My wife spent a week on a psych ward following the birth of our first son. She had a miserable fight with postpartum depression and sleep deprivation. One year later, nearly to the day, I landed in the ICU and then a psych ward following a suicide attempt.
Shortly after, our marriage nearly fell apart. She left for two weeks, and they were the saddest and scariest days of my life. Once she came home, we started intense marriage and individual therapy, laying all our cards on the table. It was now or never. Eventually, we both decided to stay, fully aware of what that meant.
The dust has settled on that hard season, and while I’m not a professional therapist, I’ve been both the one who needed support and the one who was asked to support a struggling spouse. I’m writing only from my own experience. After living through it, here’s my take on what to do when you’re married to someone with mental illness and things are getting hard.
1. Don’t just hope for the best. Do something.
When a friend confesses their marriage is unraveling, I immediately tell them, “Counseling saved our marriage and quite possibly my life.” The vast majority of the time, that statement is met with, “He would never go for that,” or “I’ll be praying about how to best approach that subject with her.” Most folks do not like the idea of airing their dirty laundry to a complete stranger. I get it. Me too. All I can tell you is after walking through it, I am a firm believer in the safety and stability of talking with a legit professional on a consistent basis.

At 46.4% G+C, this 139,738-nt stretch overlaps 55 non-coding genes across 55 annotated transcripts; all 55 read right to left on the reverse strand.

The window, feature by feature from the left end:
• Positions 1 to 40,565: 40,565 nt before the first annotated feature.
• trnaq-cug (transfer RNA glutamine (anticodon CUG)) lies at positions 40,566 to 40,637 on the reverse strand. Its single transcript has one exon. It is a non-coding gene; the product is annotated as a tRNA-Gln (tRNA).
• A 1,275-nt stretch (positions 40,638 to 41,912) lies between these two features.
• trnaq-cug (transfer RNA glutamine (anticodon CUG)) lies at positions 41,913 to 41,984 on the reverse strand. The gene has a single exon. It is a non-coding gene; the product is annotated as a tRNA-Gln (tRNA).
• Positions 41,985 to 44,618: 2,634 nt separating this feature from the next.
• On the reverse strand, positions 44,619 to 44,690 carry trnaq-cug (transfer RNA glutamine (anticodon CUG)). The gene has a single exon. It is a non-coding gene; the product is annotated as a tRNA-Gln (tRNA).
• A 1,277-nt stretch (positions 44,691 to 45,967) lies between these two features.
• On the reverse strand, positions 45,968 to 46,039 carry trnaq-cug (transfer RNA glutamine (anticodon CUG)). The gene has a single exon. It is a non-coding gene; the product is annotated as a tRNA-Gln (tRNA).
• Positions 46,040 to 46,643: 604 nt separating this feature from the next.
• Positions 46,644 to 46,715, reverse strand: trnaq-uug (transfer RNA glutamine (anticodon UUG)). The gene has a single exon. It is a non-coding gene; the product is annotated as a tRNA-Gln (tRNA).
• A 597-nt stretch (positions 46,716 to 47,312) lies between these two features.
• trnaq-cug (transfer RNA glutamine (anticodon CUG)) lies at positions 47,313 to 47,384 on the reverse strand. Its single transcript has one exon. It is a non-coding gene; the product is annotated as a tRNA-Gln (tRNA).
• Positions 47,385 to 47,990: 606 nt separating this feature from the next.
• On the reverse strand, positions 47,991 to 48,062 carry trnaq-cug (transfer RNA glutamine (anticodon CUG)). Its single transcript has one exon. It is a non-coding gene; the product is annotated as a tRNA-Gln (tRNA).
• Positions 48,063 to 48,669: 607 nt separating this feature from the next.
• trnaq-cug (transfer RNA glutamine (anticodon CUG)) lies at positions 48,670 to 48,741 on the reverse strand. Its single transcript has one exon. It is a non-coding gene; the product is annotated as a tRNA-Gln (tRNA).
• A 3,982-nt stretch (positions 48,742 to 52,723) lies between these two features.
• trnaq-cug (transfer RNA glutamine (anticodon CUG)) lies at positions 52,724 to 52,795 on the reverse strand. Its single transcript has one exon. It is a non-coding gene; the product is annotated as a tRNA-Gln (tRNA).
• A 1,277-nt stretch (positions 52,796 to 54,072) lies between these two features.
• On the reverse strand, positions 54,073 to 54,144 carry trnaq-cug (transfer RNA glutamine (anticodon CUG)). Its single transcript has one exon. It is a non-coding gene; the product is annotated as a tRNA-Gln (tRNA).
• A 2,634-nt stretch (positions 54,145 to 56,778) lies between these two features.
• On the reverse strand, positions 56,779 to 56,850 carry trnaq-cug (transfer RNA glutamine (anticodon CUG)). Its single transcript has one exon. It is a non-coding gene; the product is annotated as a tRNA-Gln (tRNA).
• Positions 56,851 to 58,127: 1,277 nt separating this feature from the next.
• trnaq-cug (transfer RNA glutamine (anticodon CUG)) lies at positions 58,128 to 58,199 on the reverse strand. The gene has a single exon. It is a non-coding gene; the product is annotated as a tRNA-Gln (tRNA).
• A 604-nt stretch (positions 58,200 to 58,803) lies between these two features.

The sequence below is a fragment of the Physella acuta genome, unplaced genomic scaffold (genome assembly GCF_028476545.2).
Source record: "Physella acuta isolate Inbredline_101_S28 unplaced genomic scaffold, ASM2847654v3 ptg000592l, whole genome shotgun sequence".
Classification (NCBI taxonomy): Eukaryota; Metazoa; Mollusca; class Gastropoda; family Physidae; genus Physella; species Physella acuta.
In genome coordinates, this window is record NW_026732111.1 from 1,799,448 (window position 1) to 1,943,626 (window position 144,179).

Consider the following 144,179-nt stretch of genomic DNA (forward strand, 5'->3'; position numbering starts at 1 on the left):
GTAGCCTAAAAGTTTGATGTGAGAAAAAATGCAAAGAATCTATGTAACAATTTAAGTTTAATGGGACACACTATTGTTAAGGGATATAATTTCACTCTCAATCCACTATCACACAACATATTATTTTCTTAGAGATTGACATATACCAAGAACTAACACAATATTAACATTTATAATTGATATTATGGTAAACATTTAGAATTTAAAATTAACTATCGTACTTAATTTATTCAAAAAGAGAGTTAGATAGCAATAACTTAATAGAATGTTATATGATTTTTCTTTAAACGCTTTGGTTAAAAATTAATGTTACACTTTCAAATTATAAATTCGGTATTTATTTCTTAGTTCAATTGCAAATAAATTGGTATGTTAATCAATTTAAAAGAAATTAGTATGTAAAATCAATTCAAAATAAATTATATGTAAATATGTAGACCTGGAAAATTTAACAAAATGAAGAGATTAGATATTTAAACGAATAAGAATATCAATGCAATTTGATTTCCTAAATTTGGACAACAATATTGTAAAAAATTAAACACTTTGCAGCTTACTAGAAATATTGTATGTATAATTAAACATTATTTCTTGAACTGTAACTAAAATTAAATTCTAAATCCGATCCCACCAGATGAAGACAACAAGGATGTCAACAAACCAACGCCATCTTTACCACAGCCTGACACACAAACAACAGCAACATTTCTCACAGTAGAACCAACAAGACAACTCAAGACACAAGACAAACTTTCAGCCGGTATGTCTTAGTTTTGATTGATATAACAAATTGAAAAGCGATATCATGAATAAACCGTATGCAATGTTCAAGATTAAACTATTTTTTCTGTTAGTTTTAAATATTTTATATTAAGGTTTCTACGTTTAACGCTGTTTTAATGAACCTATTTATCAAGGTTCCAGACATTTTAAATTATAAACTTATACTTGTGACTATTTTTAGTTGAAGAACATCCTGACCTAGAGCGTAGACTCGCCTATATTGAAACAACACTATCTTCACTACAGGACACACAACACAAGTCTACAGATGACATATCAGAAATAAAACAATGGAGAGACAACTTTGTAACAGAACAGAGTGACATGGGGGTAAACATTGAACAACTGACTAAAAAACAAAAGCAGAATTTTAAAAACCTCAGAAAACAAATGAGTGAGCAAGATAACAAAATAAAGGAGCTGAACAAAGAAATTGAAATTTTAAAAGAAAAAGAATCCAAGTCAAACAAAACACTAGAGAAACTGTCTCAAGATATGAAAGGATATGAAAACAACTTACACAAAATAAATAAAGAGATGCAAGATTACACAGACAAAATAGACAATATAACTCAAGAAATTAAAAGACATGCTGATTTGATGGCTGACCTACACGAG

2. Stop trying to fix your spouse.
I am not my wife’s therapist and she isn’t mine. While we play a primary role in each other’s support systems, we are not professional helpers. On the days when Lindsey comes home and finds the fog of depression lying low on the living room couch, she has learned to just say, “I’m sorry you’re having a tough day. I’m here if you need me.” It’s not healthy for either of us personally, or for our marriage, for her to do any more than that. It isn’t her job to try and fix me or convince me that she’s going to be there for me. After all, she proves that by staying.
3. Talk about it with each other.
There is great power in being able to tell our stories, either to our partner, a counselor or a trusted friend. Being able to name our pain, our struggles and frustrations, and even our greatest hopes is a catalyst toward true change. There’s a conventional wisdom that says not to go to bed angry. I disagree. Sometimes you go to bed with a hurt heart, with the full intention of waking up and talking about it once things settle down.
4. Cry together.
Recently, I picked up my son from daycare with a dog, a Christmas surprise. Everything was great and I was his hero for the day. But as I went to bed that night, I burst into tears. Three years earlier, I missed his first birthday because of my suicide attempt. At times the guilt still gets the best of me.
Instead of trying to fix anything, Lindsey held my hand and cried with me. Her words were soothing to my soul. She said, “I rarely think about that first birthday. What I do think about are all the memories we have created in the years since. I can’t help but think that our relationship would have never become this deep if we hadn’t walked through such a living hell together.”
5. Look for opportunities to laugh together.